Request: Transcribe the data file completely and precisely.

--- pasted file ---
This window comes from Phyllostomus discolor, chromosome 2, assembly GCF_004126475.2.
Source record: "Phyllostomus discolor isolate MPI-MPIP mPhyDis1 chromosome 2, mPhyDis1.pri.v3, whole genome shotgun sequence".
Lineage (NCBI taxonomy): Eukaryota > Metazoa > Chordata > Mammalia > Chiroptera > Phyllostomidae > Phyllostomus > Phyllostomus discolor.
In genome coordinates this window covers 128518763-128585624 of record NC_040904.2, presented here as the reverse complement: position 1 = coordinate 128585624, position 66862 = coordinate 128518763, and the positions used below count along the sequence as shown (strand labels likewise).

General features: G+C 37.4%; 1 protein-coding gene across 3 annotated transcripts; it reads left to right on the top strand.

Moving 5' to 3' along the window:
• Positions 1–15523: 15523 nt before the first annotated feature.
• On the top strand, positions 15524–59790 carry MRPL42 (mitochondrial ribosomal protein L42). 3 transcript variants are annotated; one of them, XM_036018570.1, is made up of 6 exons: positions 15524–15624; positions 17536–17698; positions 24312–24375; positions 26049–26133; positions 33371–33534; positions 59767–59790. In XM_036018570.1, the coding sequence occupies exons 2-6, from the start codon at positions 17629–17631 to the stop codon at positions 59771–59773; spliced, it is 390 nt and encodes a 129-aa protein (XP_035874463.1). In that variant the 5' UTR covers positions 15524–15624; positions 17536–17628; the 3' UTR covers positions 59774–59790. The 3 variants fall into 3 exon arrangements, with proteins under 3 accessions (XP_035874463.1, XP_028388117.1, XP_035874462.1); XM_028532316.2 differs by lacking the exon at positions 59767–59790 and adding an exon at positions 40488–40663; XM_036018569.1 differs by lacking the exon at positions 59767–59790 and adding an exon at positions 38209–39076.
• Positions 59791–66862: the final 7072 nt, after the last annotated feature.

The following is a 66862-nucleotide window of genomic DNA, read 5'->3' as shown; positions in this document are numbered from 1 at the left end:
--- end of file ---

This window comes from Phyllostomus discolor, chromosome 2, assembly GCF_004126475.2.
Source record: "Phyllostomus discolor isolate MPI-MPIP mPhyDis1 chromosome 2, mPhyDis1.pri.v3, whole genome shotgun sequence".
Lineage (NCBI taxonomy): Eukaryota > Metazoa > Chordata > Mammalia > Chiroptera > Phyllostomidae > Phyllostomus > Phyllostomus discolor.
In genome coordinates this window covers 128518763-128585624 of record NC_040904.2, presented here as the reverse complement: position 1 = coordinate 128585624, position 66862 = coordinate 128518763, and the positions used below count along the sequence as shown (strand labels likewise).

General features: G+C 37.4%; 1 protein-coding gene across 3 annotated transcripts; it reads left to right on the top strand.

Moving 5' to 3' along the window:
• Positions 1–15523: 15523 nt before the first annotated feature.
• On the top strand, positions 15524–59790 carry MRPL42 (mitochondrial ribosomal protein L42). 3 transcript variants are annotated; one of them, XM_036018570.1, is made up of 6 exons: positions 15524–15624; positions 17536–17698; positions 24312–24375; positions 26049–26133; positions 33371–33534; positions 59767–59790. In XM_036018570.1, the coding sequence occupies exons 2-6, from the start codon at positions 17629–17631 to the stop codon at positions 59771–59773; spliced, it is 390 nt and encodes a 129-aa protein (XP_035874463.1). In that variant the 5' UTR covers positions 15524–15624; positions 17536–17628; the 3' UTR covers positions 59774–59790. The 3 variants fall into 3 exon arrangements, with proteins under 3 accessions (XP_035874463.1, XP_028388117.1, XP_035874462.1); XM_028532316.2 differs by lacking the exon at positions 59767–59790 and adding an exon at positions 40488–40663; XM_036018569.1 differs by lacking the exon at positions 59767–59790 and adding an exon at positions 38209–39076.
• Positions 59791–66862: the final 7072 nt, after the last annotated feature.

The following is a 66862-nucleotide window of genomic DNA, read 5'->3' as shown; positions in this document are numbered from 1 at the left end: